Cossa, R. (June 8, 2000). "Hope for the two Koreas." The Japan Times.
The three principles of national unification as stated in one of the first proclamations issued by the South and the North indicate that neither country thought in terms of a hasty reunification. The stated principles were: "advancing the reconciliation and unity, exchange and cooperation, and peace and unification of the people" (Korea Times, April 10. 2000). Obviously it would take time to work out these objectives. What appears to be called for is advancement of good relations between North and South Korea with the ultimate goal of reunification. This could best be achieved by a slow process of development rather than the hasty reunification model of Germany.
Cossa, R. (2000). "[A view from abroad] S-N Summit: cause for cautious optimism." The Korea Times, Opinion section.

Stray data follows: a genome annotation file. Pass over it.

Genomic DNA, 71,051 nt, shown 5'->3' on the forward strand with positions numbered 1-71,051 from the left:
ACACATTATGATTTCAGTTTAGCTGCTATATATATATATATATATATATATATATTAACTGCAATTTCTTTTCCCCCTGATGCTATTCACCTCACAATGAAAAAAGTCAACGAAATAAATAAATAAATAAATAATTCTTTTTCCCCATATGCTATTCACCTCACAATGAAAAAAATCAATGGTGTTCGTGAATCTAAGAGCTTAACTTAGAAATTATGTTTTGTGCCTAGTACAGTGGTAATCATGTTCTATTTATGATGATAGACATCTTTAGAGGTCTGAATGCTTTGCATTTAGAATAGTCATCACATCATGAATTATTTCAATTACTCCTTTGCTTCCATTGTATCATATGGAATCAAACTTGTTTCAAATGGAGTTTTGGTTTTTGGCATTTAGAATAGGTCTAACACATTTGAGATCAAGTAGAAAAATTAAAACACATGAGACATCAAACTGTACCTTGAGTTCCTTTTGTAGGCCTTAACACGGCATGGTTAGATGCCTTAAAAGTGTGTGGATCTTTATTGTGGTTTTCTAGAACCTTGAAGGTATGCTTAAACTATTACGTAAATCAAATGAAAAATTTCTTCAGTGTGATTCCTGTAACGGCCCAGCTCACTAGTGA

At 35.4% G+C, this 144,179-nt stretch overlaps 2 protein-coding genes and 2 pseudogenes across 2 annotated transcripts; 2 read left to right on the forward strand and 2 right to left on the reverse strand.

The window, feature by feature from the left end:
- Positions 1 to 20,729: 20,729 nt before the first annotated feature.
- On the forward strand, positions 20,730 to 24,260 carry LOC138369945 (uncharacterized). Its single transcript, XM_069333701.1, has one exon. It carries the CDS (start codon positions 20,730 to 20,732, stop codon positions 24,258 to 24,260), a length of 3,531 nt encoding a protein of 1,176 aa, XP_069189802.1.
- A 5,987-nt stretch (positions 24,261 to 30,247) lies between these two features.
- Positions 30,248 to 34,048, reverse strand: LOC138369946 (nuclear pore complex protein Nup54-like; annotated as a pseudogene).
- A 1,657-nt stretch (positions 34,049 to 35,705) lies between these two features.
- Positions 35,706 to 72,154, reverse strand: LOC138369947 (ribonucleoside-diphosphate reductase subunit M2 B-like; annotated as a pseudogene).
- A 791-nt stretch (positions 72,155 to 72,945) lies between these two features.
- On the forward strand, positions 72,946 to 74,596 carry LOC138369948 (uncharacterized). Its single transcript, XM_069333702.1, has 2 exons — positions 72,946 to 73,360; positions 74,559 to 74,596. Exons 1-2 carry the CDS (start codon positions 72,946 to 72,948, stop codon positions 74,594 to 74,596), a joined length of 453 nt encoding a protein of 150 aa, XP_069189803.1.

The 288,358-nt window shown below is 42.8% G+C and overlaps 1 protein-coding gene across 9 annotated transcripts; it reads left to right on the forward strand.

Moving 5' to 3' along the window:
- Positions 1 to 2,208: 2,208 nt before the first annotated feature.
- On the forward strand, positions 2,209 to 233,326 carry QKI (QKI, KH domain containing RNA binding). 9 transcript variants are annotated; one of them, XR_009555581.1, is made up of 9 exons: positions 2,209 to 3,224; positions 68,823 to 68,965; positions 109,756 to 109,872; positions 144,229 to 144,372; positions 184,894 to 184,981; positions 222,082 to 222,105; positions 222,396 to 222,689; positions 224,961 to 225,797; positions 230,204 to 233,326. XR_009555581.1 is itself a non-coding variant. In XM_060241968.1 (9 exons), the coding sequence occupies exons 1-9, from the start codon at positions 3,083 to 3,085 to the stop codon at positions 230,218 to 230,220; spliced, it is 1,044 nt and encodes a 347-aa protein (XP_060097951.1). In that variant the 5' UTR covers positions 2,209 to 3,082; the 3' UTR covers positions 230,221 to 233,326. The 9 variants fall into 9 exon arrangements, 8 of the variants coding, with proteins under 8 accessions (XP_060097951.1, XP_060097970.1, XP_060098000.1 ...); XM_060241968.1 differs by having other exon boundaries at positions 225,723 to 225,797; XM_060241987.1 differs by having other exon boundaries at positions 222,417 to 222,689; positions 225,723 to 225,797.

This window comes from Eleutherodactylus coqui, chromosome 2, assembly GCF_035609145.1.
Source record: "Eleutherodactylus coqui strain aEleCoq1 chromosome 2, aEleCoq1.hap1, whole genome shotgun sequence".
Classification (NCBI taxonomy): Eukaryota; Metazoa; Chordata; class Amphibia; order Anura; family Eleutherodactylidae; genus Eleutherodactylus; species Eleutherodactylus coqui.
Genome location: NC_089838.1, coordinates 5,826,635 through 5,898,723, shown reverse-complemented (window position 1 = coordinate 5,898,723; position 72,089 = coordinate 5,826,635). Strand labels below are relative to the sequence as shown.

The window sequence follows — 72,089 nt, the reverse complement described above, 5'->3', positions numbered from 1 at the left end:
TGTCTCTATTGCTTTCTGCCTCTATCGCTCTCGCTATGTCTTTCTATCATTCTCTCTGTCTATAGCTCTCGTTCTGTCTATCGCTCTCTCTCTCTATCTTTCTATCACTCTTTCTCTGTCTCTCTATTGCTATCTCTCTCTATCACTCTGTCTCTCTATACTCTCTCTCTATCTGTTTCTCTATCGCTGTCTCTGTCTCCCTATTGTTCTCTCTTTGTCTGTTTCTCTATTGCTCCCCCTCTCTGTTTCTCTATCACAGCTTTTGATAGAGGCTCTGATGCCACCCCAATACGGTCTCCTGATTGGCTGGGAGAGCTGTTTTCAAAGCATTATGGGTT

on, has stated that the model of German unification, in which the economically stronger West Germany quickly absorbed the weaker East Germany "will not work on the Korean peninsula" (Sims, 2000). Park added that "South Korea's economy would not survive the high costs." Park, who was one of the major negotiators behind the historical Summit meeting, contended that a series of measured steps over the coming years would be the best way to "break down the ideological and economic barriers that have divided" the two Koreas for more than half a century. He pointed out that it would take a long time to brea